Damn, he said to himself, seeing the trap of his own making. Here were men that should have been left in camp: here were men who should not have advanced farther than Maudyn's first camp, and who certainly should not march from this one. Here were the innocent, no matter that they were Ryssand's. It was Ryssand and Ryssand's house guard on whom he looked blackly, and beyond them, indeed, Ryssand's own baggage train would come hindmost of all: clearly, once it had become a race for the bridge, the traditional force Ryssand commanded had not a chance of crossing in time, not without deserting his infantry.
So Cefwyn stood with arms folded and his guard around him, under the red-and-gold Dragon Banner of the Marhanen. Lord Mau-dyn, too, came from the edge of his notice and joined him, leaving his sons to deal with the camp-making. He was touched by that sensible loyalty, not disappointed in Maudyn's common sense to see a situation and act, no matter how strange his king's orders throughout the day.
But, gods, he missed Idrys in what would ensue in the next few moments. He wished Idrys could have the satisfaction, for one thing, and missed that wry, acerbic, and critical counsel that reasonable men learned to respect.
Idrys was not here to impose his chilling presence, and so he met these would-be traitors not with his accustomed smile but with Idrys'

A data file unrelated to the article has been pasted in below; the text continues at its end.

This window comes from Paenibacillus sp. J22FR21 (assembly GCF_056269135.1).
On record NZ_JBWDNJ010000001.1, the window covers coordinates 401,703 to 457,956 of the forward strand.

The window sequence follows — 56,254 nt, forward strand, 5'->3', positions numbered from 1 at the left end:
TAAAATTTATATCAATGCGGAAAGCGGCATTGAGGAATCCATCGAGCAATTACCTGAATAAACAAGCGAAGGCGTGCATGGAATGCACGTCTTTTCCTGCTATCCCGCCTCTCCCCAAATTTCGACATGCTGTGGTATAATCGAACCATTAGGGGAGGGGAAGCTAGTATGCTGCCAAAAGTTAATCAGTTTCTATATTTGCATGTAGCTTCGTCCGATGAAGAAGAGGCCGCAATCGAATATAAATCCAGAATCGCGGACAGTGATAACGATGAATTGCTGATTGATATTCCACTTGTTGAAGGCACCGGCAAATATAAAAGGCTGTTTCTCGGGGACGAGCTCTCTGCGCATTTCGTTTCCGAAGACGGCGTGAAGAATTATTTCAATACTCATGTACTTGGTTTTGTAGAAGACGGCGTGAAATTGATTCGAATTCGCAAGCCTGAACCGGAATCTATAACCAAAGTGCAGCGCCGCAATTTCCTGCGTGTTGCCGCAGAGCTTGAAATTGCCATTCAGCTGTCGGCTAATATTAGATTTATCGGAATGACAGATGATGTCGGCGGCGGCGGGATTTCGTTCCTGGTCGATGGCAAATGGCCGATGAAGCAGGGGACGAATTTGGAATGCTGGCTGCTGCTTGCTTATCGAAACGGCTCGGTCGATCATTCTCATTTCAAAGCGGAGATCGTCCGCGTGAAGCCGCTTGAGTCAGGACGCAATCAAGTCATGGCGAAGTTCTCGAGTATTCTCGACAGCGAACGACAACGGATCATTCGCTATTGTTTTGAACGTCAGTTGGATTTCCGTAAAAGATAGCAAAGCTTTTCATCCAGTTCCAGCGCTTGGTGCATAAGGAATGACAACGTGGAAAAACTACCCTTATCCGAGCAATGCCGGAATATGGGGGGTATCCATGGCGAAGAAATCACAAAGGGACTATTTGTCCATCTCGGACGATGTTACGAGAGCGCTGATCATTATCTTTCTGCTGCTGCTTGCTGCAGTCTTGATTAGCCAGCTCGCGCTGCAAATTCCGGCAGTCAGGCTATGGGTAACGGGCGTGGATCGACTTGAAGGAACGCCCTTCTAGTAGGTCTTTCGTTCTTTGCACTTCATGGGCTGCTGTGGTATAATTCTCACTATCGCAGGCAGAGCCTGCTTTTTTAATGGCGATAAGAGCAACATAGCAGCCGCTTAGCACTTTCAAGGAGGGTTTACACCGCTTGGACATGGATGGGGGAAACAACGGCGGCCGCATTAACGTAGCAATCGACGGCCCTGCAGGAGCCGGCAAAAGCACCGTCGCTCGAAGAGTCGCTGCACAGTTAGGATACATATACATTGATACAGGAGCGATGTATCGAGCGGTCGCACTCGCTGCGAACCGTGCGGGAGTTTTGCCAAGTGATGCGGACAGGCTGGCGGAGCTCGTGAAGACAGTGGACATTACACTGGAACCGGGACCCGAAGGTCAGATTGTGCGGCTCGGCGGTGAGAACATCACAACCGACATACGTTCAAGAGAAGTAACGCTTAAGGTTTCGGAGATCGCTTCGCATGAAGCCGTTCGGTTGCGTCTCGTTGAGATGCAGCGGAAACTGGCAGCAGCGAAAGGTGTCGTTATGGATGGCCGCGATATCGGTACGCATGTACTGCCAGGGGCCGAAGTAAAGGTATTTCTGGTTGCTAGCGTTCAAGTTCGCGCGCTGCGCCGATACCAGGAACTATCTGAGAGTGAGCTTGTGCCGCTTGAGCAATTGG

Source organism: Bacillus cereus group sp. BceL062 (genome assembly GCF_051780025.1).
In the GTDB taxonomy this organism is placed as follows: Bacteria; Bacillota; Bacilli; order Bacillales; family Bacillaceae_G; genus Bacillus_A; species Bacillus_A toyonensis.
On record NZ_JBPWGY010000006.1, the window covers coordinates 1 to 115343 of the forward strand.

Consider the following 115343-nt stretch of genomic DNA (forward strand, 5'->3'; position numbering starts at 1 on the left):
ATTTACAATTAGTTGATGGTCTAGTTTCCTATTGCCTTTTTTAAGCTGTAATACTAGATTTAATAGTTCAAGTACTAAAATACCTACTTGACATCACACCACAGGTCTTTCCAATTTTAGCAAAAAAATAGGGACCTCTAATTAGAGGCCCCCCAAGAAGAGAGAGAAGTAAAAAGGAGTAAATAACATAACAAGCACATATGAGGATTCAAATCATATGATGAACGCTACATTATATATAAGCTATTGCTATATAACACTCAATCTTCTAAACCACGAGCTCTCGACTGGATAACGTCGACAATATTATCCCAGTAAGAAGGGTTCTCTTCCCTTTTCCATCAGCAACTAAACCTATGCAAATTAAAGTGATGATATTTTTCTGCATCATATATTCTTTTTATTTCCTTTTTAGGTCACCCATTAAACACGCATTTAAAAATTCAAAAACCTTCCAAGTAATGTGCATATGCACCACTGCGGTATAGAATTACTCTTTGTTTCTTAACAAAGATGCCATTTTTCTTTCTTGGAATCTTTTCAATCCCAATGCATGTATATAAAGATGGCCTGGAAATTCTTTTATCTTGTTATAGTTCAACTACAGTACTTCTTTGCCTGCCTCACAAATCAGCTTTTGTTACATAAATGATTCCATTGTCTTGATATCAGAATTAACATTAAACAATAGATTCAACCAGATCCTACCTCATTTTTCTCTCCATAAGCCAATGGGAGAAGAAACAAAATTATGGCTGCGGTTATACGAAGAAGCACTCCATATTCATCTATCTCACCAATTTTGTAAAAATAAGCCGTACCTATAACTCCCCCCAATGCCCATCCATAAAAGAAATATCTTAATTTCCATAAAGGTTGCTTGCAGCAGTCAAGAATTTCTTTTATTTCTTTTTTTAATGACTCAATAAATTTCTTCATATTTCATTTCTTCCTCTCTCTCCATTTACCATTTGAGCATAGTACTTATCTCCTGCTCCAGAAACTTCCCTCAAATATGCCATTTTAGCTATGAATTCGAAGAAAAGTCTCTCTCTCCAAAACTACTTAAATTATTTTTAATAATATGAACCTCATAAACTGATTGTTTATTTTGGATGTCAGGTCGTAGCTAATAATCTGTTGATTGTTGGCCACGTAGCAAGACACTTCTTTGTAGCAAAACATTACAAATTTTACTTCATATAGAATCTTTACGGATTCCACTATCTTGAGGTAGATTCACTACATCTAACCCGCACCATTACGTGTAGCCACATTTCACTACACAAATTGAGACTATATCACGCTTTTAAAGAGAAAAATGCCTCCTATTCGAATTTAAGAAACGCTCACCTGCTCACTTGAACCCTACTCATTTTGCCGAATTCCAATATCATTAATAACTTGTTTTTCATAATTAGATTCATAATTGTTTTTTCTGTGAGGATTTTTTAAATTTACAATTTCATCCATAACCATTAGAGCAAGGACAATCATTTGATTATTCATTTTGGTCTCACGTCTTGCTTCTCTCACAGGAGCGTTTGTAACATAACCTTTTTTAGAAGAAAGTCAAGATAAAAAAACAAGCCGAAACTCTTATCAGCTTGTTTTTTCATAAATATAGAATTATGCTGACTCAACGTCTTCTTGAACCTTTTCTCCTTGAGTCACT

own black stare.
"Late!" he said, before Ryssand could get a single, carping word out of his mouth. "Late, and out of the order of the camp!"
"Surely Your Majesty knew we would not fail your orders," Ryssand countered.
"Did I? Am I a wizard? I think not!" Cefwyn spared a glance at Prichwarrin and the lord of Nelefreissan, and settled a second, baleful stare on Ryssand. "On the other hand, wizards advise Tasmôrden!
Does Cuthan, perchance, give you their advice? Have you brought him? We can begin our war with a hanging. That for a start!"
"Your Majesty." Murandys' dismay at this wide-ranging attack was no pretense, Cefwyn was sure: Prichwarrin was too cautious a man and Ryssand too grossly affronted to say what he would wish to say.
It was too early for them to launch a rebellion; it was possible that Prichwarrin himself was ignorant of what Ryssand planned and Ryssand might not want him to know it. And by the gods he was of no disposition to smooth rebels' feathers.
"Have you brought him?" he repeated his question regarding Cuthan, and used his grandfather's temper, nothing held back. " Parsynan, perhaps, the hero of Amefel. Do I see him in your train?"
"No, Your Majesty," Ryssand said in cold formality.
"A pity," he said with sudden and equal coldness. "Set your tents in what space you can find tonight. I trust after this debacle there'll be no tardiness on the field."